Enforcement of foreign judgments in Israel

After obtaining a favourable judgment in a foreign country, one may wish to enforce the judgment in Israel. This is the case, for example, when the debtor has assets in Israel or when the successful litigant seeks to enforce compliance with the provisions of the judgment on an Israeli citizen or company. As in many other judicial systems, a judgment rendered by a foreign country is not automatically recognised in Israel and must undergo an ‘acceptance’ proceeding to gain legal status – whether for the purpose of being enforced, ie, being executed, or in order to be recognised.

Israeli jurisprudence on the enforcement (and recognition) of foreign judgments has developed over the years, on the basis of legislation, case laws, arrangements adopted from the English common law (which was the law of the land prior to the establishment of the State of Israel), and international conventions that Israel acceded to. As a result, a system of rules has been developed over the years that presents creditors in foreign judgments with a variety of courses of action.

In 1958, the Foreign Judgments Enforcement Law, which regulates the conditions upon the fulfillment of which a foreign judgment would be enforced, was enacted in Israel. Alongside the provisions of the law, according to which one may initiate proceedings to acknowledge or enforce a foreign award (direct recognition), the Israeli Supreme Court has also allowed the enforcement of a foreign award through the English common law method of indirect recognition, by pursuing independent lawsuit in Israel based on the foreign judgment. In addition, another common law method was also adopted in Israel, whereby it is permissible to file an additional lawsuit based on the original causes of action in Israel (disregarding the foreign judgment).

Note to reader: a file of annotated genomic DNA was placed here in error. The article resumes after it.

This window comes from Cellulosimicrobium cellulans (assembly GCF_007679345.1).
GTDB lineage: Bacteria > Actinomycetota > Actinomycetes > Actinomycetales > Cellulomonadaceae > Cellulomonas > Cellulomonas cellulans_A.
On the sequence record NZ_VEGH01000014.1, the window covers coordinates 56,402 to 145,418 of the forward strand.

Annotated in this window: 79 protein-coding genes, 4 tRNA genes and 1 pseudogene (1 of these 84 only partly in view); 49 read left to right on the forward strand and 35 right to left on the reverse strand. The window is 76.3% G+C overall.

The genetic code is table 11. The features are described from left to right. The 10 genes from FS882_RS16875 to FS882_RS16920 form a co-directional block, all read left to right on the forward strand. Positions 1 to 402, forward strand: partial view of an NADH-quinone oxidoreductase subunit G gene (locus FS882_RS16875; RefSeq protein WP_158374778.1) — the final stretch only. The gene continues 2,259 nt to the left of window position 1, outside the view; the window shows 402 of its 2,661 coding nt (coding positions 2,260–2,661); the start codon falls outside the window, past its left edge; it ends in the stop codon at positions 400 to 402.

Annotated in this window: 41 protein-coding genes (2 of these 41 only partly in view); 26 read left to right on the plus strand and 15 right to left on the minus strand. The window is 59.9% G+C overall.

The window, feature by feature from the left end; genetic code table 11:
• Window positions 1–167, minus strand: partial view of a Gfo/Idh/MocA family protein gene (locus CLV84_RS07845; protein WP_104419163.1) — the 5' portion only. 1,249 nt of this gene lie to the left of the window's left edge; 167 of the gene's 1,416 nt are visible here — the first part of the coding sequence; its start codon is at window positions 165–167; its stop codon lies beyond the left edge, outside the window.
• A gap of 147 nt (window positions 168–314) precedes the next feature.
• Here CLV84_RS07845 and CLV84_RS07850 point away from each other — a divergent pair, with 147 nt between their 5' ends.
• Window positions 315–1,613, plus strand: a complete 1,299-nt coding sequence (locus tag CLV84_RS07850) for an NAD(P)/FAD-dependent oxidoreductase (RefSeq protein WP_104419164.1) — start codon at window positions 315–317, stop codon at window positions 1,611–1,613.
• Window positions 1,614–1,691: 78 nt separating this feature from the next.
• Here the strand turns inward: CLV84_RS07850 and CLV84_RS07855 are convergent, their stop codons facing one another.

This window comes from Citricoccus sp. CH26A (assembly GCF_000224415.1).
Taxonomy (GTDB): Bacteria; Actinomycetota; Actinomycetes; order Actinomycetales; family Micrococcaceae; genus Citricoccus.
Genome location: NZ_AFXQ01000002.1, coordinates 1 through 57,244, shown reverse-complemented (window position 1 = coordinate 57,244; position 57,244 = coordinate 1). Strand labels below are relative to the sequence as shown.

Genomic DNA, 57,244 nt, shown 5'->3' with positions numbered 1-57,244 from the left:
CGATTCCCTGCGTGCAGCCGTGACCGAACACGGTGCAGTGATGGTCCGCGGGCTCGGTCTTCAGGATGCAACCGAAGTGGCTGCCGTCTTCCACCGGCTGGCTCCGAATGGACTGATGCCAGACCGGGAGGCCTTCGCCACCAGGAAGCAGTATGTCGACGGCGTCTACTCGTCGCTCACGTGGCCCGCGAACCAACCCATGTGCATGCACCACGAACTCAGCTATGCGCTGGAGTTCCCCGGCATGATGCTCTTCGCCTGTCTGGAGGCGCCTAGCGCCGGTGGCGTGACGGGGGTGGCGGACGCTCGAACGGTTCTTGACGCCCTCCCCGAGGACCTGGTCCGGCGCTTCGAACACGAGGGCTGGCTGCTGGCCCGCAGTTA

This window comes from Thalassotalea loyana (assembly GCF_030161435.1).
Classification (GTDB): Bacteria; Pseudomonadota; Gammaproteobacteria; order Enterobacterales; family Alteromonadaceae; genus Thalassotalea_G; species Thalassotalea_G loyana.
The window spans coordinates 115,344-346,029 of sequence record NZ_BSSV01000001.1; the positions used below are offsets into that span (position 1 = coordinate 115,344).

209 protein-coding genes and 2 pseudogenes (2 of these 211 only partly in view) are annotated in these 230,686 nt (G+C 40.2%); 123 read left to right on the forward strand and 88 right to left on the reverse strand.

Consequently, there are several potential courses of action to enforce a foreign judgment in Israel. Choosing the suitable enforcement route is of great significance since the routes differ from each other in terms of the required conditions, the claims that may be raised against enforcement, and the status of the final judgment upon completion of the process.

A significant difference between the various enforcement routes lies in the statute of limitations. Subject to some exceptions, the law sets a statutory limitation of five years for the direct recognition of a foreign judgment (the normal statute of limitations in Israel is seven years). On the other hand, the indirect recognition route provides for no specified term such that a foreign judgment may be enforced within seven years of the creation of the obligation – namely, the foreign judgment itself.

An additional difference is that the statutory enforcement route requires that the foreign award would be enforceable in the country in which it was rendered, and that it will have been rendered in a country whose laws authorise its courts to render it. On the other hand, in the indirect recognition route there is no such requirement, and in principle, it is possible to enforce even a foreign judgment rendered without authority (or which is void due to a procedural flaw in its origin country).

Furthermore, choosing the correct route is also of great importance in terms of the result of the proceeding. The Israeli Supreme Court interpreted the statutory enforcement route as declarative, namely, the foreign judgment merits enforcement and does not create a new right. The implication is that even after recognition, the foreign judgment would still be governed by foreign law. On the other hand, a judgment rendered in a lawsuit based on the foreign judgment is considered an Israeli judgment for all purposes and can be submitted to the Israeli Execution Office.